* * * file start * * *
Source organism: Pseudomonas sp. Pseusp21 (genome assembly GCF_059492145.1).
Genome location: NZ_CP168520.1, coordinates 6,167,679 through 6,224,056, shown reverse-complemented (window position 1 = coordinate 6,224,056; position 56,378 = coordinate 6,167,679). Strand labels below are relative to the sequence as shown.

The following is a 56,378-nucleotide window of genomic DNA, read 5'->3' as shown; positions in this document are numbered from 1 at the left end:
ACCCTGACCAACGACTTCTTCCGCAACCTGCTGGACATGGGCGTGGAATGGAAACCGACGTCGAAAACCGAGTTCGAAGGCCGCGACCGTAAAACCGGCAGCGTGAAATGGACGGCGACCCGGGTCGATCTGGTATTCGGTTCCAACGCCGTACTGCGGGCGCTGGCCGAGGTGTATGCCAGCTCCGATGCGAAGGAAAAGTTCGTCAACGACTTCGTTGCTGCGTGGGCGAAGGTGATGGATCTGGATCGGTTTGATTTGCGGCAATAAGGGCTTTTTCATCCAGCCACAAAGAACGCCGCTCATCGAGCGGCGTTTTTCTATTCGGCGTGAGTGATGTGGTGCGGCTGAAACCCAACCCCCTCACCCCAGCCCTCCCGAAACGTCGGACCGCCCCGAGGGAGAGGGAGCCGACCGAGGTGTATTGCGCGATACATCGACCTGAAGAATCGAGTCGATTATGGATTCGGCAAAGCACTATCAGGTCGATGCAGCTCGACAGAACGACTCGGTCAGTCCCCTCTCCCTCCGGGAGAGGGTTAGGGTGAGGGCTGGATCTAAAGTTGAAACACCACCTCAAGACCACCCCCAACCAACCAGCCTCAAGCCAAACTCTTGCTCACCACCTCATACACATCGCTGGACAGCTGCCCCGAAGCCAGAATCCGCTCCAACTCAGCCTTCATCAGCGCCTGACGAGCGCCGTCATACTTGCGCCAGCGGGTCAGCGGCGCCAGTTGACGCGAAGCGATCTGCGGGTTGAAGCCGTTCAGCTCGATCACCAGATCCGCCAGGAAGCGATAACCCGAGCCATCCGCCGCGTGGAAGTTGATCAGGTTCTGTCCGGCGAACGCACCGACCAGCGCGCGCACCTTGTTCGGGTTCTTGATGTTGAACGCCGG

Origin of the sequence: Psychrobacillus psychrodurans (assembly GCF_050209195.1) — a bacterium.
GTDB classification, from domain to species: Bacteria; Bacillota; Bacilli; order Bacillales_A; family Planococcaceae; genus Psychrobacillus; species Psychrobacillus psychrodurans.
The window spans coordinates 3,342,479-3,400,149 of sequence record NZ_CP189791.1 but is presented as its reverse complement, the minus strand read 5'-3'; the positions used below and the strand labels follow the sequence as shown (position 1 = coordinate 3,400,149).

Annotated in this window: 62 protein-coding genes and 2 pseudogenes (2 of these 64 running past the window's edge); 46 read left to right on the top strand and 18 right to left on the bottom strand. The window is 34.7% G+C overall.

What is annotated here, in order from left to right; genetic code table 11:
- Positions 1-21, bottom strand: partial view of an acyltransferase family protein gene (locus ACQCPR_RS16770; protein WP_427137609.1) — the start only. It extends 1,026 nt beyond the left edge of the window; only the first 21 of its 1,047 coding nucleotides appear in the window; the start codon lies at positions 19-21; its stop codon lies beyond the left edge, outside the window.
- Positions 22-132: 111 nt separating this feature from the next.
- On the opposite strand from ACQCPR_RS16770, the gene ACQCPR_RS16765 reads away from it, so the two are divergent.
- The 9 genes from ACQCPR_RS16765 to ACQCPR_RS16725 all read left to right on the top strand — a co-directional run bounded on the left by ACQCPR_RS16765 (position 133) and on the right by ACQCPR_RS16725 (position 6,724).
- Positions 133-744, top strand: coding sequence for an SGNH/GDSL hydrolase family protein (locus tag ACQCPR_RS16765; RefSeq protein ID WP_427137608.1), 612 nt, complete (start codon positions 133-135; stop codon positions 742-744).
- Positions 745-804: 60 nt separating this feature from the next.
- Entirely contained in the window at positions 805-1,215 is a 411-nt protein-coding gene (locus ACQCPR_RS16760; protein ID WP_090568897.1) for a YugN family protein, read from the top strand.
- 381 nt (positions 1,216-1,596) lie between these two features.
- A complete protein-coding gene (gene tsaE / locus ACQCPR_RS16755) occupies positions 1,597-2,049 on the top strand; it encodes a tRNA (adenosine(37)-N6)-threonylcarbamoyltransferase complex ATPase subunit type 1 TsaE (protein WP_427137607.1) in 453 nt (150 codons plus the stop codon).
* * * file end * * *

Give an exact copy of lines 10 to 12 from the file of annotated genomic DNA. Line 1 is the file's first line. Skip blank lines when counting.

- Positions 1-21, bottom strand: partial view of an acyltransferase family protein gene (locus ACQCPR_RS16770; protein WP_427137609.1) — the start only. It extends 1,026 nt beyond the left edge of the window; only the first 21 of its 1,047 coding nucleotides appear in the window; the start codon lies at positions 19-21; its stop codon lies beyond the left edge, outside the window.
- Positions 22-132: 111 nt separating this feature from the next.
- On the opposite strand from ACQCPR_RS16770, the gene ACQCPR_RS16765 reads away from it, so the two are divergent.